Given I'm still on Holiday due to Chinese new year, and not having a lot else to do with everything shut (and I literally mean everything!), and not being able to go to the track and run due to yesterday's, umm, driver error, thought I'd sit down and have a fiddle with the car. Mainly wanted to try out how fast I can switch out between transverse and longitudinal motor (not as long as I thought), and the standard and IAS (the same
). I also wanted to check the weight balance with the transverse, which is something I could do even with the broken ball cup.
Finally, also wanted to make it a little easier to remove the top deck without poping off the ball cups. So excuse the following ramblings... I'll try and keep them to make sense!!
First up, Top deck ball joint
s. Given I've been regularly loosening the top deck screws as part of my general habits vs tweak, I was finding having to pop the ball joints off each time a little concerning. Could also see them starting to look ragged due to my pliers.. Anyway, I've switched out all the inner ball joints on the long links for Tamiya 8mm hexheaded Ball studs, and Tamiya ball cups with the top cut off... bingo, can now drop a 2mm wrench into the hex head, and not have to pop the cup off. Also means only one tool to take the top deck off the car, me likey!
Only difference is that the Tamiya ball joints are 0.5mm lower than the kit ones, so have to add an extra 0.5mm to the shims to raise the link back up to the correct height.
Next up, Transverse motor switching
. I was really surprised at this, as it didn't really take as long as I expected to switch this over as I thought. Could easily have it completed and ready to go in ten minutes at a push, as long as you don't have to resolder wires (truth be told, I was waiting on some 14AWG wire before I could do this, all my stock is the wrong colour... yellow, urgh!). In terms of motor positioning, I think I'll forget looking for a motor with a short shaft, and buy what I think will be fastest and cut the shaft down. The X12 I had for trial fitting only required 2.75mm of shims between the motor bracket and mount bar. Even then had a comfortable amount of clearance between the end if the shaft and the centre shaft, so could still bring the motor in closer if needed.
Whilst I had the car in that config, I wanted to check the weight balance as well, as having the motor hanging out is always going to change the balance. With the transverse setup, I've found having the cells flush with the side of the chassis gives a pretty good L-R balance, and tweaks up well on the station. For the transverse motor, I had to move the cells out 4.5mm from the chassis edge to achieve the same L-R. Couldn't put it on the tweak station, but I'm pretty confident that will be good too when I can.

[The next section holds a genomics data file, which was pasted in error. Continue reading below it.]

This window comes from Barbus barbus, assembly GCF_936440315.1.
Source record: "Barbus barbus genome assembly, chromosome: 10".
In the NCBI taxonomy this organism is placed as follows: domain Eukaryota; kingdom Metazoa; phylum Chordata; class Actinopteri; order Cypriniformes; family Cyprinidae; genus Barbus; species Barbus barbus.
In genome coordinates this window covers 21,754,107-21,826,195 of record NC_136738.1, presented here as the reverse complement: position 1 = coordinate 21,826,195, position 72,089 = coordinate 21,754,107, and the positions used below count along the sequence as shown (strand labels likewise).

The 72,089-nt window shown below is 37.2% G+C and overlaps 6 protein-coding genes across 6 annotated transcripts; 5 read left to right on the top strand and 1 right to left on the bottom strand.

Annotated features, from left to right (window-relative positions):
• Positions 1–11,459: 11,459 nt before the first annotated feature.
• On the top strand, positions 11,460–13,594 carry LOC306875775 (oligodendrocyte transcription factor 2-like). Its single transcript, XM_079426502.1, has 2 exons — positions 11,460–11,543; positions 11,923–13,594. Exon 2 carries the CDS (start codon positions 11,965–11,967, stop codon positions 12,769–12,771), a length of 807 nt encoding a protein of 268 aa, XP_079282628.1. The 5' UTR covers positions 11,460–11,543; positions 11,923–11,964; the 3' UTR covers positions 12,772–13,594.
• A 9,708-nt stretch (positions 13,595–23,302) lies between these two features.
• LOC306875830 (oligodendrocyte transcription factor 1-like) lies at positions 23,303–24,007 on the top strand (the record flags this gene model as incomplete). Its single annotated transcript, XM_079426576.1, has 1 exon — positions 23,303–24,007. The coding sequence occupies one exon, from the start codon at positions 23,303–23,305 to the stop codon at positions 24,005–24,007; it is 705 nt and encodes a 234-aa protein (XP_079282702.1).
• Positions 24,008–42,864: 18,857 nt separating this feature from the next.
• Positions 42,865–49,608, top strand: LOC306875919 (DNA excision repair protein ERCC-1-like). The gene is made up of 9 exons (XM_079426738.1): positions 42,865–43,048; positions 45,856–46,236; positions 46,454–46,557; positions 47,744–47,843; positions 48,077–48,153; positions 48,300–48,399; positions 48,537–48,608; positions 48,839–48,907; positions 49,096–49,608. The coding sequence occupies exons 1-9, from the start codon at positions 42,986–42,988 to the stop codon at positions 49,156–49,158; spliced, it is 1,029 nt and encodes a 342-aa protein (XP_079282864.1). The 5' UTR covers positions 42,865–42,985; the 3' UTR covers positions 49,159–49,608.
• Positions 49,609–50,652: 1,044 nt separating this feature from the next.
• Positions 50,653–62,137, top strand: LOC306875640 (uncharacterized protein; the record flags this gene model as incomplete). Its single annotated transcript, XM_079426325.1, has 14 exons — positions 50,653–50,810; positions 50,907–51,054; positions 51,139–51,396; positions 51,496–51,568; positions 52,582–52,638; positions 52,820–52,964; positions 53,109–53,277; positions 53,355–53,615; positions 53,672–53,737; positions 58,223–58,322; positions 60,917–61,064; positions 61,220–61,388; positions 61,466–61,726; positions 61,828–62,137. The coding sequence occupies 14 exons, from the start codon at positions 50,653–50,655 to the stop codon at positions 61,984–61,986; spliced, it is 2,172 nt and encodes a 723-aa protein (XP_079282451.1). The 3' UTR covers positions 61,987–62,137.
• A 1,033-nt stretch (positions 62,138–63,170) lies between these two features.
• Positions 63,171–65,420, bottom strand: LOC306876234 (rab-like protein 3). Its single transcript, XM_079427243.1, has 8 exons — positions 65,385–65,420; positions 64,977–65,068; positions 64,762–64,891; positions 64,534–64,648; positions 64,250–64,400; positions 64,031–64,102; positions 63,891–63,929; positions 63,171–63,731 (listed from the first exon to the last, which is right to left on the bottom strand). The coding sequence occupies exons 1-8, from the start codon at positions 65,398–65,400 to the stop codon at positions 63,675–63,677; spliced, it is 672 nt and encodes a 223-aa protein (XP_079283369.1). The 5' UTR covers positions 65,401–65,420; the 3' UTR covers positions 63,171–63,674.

Obviously this would change a bit with a) lighter electrics (I'm using Savox 1251MG, Sanwa RX451-R, and HW v2.1 120A), and b) motor spaced out differently. But that should give a pretty good ball park figure to work in.
Thirdly, IAS trial fitting
. Ok, got to admit, this is the one I've kept putting off testing before, mainly as it looked like it would require a pretty big dissemble to fit, and I always had other things higher on the list to run through. Anyway, sitting down with some time to think out it, I figured out it's not so difficult to switch out, and with a bit of magical screw balancing through holes, can fit it without taking out the front gearbox
. Wouldn't be as quick to fit as the transverse, but a good 20mins, plus setup time on the gauges (as the links need shortening), and would be good to go.
Anyway, the above then led me to have a look at the bump steer spacers
, and this is when I realised that I haven't been adjusting the bump steer spacers when sorting out the castor...
This was especially noticeable on the rear, in that I was gaining a fair bit of toe-in with compression on the rear, and this would possible explain the mid-corner push I had been experiencing. Since the first test, I had reduced the rear castor from 7.5° to 2.5°, so quite a large change. Also on the front I was having a bit of toe-out under compression, although I was running the spacers that I had seen on other setup sheets.
To solve the front, I dropped 0.5mm shim out off the rack, whilst at the rear had to switch from having 1mm inboard, to 1mm outboard. This pretty much made the links flat, and completely removed any bump steer.
I think this is a pretty important point to remember, so lesson learned for me.
As a question for Oleg, do you have any advice on how to adjust the bump steer spacers when adjusting castor on the front/rear? Or just play it as you see it?
Anyway, enough of the ramblings... I'm off to bed, one more day of holiday, then the city wakes back up again